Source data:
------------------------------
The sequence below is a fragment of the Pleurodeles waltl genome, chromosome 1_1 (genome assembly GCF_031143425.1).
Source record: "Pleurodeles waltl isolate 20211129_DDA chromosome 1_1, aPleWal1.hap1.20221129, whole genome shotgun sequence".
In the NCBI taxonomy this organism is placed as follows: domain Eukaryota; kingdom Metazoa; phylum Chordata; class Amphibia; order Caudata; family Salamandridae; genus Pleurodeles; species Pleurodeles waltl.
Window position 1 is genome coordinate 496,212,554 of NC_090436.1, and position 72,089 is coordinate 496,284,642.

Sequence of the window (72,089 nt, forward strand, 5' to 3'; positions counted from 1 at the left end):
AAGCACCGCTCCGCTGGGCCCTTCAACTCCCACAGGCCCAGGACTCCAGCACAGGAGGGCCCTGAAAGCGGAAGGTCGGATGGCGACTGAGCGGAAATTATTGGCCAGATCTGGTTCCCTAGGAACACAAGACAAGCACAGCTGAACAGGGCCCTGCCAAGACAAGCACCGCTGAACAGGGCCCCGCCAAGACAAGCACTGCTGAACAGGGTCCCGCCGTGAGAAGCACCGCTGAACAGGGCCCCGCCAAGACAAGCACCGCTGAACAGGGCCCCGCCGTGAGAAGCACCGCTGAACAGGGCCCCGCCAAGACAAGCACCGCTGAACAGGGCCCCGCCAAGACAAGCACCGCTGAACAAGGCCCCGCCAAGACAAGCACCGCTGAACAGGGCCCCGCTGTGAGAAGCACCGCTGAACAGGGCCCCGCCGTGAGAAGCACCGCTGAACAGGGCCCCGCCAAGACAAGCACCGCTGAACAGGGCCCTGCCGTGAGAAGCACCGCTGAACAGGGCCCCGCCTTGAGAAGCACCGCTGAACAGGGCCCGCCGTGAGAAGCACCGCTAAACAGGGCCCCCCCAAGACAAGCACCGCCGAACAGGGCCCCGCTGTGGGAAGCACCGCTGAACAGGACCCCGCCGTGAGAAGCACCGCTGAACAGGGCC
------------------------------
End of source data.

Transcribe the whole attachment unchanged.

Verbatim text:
The sequence below is a fragment of the Pleurodeles waltl genome, chromosome 1_1 (genome assembly GCF_031143425.1).
Source record: "Pleurodeles waltl isolate 20211129_DDA chromosome 1_1, aPleWal1.hap1.20221129, whole genome shotgun sequence".
In the NCBI taxonomy this organism is placed as follows: domain Eukaryota; kingdom Metazoa; phylum Chordata; class Amphibia; order Caudata; family Salamandridae; genus Pleurodeles; species Pleurodeles waltl.
Window position 1 is genome coordinate 496,212,554 of NC_090436.1, and position 72,089 is coordinate 496,284,642.

Sequence of the window (72,089 nt, forward strand, 5' to 3'; positions counted from 1 at the left end):
AAGCACCGCTCCGCTGGGCCCTTCAACTCCCACAGGCCCAGGACTCCAGCACAGGAGGGCCCTGAAAGCGGAAGGTCGGATGGCGACTGAGCGGAAATTATTGGCCAGATCTGGTTCCCTAGGAACACAAGACAAGCACAGCTGAACAGGGCCCTGCCAAGACAAGCACCGCTGAACAGGGCCCCGCCAAGACAAGCACTGCTGAACAGGGTCCCGCCGTGAGAAGCACCGCTGAACAGGGCCCCGCCAAGACAAGCACCGCTGAACAGGGCCCCGCCGTGAGAAGCACCGCTGAACAGGGCCCCGCCAAGACAAGCACCGCTGAACAGGGCCCCGCCAAGACAAGCACCGCTGAACAAGGCCCCGCCAAGACAAGCACCGCTGAACAGGGCCCCGCTGTGAGAAGCACCGCTGAACAGGGCCCCGCCGTGAGAAGCACCGCTGAACAGGGCCCCGCCAAGACAAGCACCGCTGAACAGGGCCCTGCCGTGAGAAGCACCGCTGAACAGGGCCCCGCCTTGAGAAGCACCGCTGAACAGGGCCCGCCGTGAGAAGCACCGCTAAACAGGGCCCCCCCAAGACAAGCACCGCCGAACAGGGCCCCGCTGTGGGAAGCACCGCTGAACAGGACCCCGCCGTGAGAAGCACCGCTGAACAGGGCC